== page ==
Google Glass isn’t available to the masses, but that hasn’t stopped the technology from making its way to the Large Hadron Collider.
A newly released YouTube video titled “Explorer Story: Andrew Vanden Heuvel [through Glass]” has debuted in which Heuvel explores the inside of the famed scientific facility.
The particle accelerator is located nearly 500 feet below Switzerland and features long pipes and various pieces of equipment that help scientists accelerate particles for research purposes.
Heuvel not only showcased the LHC; he also broadcast his experience to his brother’s physics class in real-time.
In a blog post regarding his adventures, Andrew reveals: “It’s not about the technology, but what you can do with it.”
Here are some of the important lessons the physics teacher learned from his recent trip to CERN:
Ok, so what have I learned from this experience? Here are a few thoughts:
- Put yourself out there. Had I not applied to be a Glass Explorer, I never would have been invited to such a once-in-a-lifetime experience.
- Human ingenuity is awe-inspiring. During this adventure, I directly experienced two impressive technological achievements (although at very different scales). Both the LHC and Glass were made by teams of scientists and engineers working to achieve a seemingly-impossible goal. The human mind’s capacity for creativity is truly worthy of awe.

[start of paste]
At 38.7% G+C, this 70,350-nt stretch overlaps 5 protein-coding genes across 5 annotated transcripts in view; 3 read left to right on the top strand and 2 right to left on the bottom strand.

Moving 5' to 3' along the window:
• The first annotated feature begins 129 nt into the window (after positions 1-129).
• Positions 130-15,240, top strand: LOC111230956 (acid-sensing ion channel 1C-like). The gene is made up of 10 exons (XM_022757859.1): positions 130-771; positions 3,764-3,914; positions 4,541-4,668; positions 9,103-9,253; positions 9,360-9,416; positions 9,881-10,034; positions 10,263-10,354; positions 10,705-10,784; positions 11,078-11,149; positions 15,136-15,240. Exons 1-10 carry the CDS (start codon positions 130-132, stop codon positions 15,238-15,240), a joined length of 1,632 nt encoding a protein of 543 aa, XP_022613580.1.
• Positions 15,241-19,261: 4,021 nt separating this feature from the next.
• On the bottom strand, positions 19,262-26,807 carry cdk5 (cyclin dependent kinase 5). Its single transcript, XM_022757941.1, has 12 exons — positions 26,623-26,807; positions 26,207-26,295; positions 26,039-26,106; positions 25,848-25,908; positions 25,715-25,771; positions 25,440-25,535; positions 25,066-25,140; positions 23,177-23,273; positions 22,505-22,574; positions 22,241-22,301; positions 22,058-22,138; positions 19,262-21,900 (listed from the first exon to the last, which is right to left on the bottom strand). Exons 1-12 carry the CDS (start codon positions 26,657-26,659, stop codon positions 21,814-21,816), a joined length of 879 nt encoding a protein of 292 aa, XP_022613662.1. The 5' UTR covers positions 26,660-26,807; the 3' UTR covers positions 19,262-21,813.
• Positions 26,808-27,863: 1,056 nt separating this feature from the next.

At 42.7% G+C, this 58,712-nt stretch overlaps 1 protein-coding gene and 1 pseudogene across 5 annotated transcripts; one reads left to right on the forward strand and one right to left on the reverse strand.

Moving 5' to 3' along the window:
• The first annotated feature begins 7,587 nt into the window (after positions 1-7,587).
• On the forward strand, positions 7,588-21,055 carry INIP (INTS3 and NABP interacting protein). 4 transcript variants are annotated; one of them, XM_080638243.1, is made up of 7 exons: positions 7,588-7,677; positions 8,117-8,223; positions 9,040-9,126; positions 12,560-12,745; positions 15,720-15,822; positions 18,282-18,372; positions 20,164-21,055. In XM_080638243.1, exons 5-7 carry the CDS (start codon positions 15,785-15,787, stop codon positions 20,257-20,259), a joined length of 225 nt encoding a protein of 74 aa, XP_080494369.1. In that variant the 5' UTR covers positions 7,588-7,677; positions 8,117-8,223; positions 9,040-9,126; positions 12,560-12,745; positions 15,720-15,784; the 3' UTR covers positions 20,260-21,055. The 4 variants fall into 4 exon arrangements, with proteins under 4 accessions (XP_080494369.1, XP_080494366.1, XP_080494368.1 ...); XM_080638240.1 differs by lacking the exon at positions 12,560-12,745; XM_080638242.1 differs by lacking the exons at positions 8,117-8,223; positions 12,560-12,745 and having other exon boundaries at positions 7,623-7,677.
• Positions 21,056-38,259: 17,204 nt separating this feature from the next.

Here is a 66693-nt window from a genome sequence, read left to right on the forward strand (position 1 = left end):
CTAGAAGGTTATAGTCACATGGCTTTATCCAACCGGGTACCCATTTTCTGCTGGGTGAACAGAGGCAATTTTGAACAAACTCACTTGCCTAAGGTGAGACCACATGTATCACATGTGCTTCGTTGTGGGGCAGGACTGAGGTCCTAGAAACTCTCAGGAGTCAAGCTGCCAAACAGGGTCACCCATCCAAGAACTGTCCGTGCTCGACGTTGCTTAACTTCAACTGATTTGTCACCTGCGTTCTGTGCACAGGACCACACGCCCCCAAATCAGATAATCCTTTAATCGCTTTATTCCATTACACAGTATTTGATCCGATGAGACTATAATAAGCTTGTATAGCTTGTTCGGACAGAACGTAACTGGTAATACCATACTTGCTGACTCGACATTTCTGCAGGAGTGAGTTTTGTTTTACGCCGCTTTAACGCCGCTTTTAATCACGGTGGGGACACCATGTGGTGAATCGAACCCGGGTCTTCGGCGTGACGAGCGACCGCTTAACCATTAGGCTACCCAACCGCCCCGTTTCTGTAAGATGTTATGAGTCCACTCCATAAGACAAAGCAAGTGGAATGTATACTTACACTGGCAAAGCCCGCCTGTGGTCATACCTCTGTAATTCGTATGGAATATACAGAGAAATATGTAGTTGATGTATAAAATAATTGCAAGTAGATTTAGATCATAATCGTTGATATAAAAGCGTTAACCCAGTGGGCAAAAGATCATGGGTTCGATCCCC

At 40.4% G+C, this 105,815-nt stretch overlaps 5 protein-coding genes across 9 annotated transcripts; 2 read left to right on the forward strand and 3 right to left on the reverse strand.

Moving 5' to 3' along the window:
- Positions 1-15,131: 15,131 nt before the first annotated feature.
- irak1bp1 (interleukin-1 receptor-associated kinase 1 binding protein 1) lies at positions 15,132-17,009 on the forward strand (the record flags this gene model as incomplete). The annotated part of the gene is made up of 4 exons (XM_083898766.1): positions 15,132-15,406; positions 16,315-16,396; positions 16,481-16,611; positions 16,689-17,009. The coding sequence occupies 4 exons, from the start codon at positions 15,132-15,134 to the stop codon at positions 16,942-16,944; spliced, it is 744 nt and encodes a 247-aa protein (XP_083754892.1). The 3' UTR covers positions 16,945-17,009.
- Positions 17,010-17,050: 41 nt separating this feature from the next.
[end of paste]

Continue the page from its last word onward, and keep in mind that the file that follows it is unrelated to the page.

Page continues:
- It’s not about the technology. As an online teacher, I frequently say, “It’s not about the technology, but what you can do with it.” We have now reached an inflection point in the evolution of technology where each new advance means we see technology less and can do more with it. What a tremendously exciting time to be in education!
Google may believe its technology is ultimately for the masses, but, with this type of video, I can see geeks jumping all over the tech.
Here’s the full “Explorer Story” from Andrew Vanden Heuvel:
Are you going to buy a pair of Google Glass when it debuts for consumer sales?